His struggle to do something that no human is made to do reduces the poor fellow to the torments of failure and self-loathing. A command forbidding something like scratching an itch has reduced him to psychological wreck robbed of all basic healthy self-esteem. He is now reduced to a fearful beggar before his authority — he thanks the very God who made the law that has ruined him for “saving” him. But he must maintain his torment to continue in that state of “salvation”.

I think most psychologists, and most reasonable people, would advise him of a better way. Hey, it doesn’t matter if you scratch an itch. No harm done. So long as you do it in moderation and seek medical advice if the problem continues.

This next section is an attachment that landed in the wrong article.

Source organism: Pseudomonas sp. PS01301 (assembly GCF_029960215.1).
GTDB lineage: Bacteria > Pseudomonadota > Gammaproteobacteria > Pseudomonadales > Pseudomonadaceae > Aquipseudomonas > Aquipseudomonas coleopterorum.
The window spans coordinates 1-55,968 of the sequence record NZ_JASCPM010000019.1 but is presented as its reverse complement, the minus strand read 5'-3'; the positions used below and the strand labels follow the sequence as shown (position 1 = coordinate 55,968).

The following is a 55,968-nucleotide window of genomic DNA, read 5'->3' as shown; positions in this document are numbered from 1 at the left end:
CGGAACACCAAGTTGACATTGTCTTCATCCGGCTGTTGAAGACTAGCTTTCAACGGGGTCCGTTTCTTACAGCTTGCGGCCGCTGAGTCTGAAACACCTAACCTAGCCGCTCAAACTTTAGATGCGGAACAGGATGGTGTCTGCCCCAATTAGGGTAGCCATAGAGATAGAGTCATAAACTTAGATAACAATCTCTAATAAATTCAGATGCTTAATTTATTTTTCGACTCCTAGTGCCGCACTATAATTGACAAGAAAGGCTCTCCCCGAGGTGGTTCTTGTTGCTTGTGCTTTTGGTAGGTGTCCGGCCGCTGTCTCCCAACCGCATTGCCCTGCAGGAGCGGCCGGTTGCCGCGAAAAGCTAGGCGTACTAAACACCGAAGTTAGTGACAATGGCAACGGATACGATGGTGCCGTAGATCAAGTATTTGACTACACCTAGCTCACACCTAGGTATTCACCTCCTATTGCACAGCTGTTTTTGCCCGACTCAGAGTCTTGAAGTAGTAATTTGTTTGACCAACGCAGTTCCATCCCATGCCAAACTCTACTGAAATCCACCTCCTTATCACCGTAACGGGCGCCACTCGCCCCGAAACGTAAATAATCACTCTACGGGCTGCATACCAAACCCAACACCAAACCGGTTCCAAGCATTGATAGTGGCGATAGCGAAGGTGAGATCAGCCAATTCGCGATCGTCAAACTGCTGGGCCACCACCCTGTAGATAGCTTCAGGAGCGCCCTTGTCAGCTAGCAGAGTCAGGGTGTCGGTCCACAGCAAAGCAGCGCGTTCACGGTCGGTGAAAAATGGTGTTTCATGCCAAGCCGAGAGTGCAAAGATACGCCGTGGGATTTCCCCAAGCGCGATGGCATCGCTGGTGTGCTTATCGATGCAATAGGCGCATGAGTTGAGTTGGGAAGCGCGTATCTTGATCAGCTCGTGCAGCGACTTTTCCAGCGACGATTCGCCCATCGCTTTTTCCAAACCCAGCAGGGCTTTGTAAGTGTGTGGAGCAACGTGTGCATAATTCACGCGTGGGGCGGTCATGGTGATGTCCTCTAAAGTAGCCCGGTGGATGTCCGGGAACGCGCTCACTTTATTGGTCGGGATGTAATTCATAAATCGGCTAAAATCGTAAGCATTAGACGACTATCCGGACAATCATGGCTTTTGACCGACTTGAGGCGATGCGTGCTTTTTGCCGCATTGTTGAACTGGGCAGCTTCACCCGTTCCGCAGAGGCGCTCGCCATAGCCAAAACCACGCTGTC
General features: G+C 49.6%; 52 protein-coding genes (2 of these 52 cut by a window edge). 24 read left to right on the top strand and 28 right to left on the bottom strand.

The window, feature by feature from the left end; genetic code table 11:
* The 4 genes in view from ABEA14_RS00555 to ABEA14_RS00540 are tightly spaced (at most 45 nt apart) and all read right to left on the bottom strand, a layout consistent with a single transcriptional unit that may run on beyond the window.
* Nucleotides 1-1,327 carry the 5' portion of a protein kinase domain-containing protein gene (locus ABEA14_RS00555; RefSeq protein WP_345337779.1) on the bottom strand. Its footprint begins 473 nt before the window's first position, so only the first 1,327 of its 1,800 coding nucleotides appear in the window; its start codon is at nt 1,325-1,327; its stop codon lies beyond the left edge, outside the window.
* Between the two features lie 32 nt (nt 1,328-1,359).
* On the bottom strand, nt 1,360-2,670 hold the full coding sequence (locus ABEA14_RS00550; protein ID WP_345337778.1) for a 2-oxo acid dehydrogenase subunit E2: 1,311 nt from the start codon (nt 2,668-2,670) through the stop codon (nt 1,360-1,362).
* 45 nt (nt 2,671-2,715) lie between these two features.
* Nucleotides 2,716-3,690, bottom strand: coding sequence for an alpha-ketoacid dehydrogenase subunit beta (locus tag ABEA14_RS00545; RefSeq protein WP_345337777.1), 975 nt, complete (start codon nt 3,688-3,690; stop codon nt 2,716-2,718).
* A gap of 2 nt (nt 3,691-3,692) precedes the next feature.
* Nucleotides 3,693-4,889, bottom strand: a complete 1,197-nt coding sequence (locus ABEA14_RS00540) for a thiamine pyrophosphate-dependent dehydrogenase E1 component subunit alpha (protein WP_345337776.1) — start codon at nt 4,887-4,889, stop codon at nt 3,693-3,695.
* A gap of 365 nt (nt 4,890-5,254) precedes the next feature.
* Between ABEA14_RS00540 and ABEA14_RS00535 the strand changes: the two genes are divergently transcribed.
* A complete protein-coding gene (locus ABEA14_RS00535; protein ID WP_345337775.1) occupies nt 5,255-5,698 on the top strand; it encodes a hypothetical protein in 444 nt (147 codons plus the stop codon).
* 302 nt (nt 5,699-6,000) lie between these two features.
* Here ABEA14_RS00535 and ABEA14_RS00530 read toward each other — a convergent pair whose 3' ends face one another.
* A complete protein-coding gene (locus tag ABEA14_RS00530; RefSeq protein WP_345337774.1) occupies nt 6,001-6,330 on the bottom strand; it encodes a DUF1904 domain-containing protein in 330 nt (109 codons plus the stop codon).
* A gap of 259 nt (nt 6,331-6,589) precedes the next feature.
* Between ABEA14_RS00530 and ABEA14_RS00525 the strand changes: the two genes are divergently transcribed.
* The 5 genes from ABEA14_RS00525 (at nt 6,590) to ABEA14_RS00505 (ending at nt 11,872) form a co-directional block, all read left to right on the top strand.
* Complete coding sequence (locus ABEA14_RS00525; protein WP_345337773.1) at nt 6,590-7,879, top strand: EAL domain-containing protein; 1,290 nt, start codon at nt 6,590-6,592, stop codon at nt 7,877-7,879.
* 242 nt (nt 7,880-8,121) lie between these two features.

A more blunt bit of advice might be: Get a life! Which is exactly what Paul says he does not have (“Who shall deliver me from this body of death?”) by attempting to be something he is not made to be.

“Urging humans to be superhumans, on pain of death and torture, is the urging of terrible self-abasement at their repeated and inevitable failure to keep the rules. ”

The Golden Rule

“The so-called Golden Rule . . . simply enjoins us to treat others as one would wish to be treated by them. This sober and rational precept, which one can teach to any child with its innate sense of fairness (and which predates all Jesus’s “beatitudes” and parables), is well within the compass of any atheist and does not require masochism and hysteria, or sadism and hysteria, when it is breached. It is gradually learned, as part of the painfully slow evolution of the species, and once grasped is never forgotten. Ordinary conscience will do, without any heavenly wrath behind it.” (pp.213-214)

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Neil Godfrey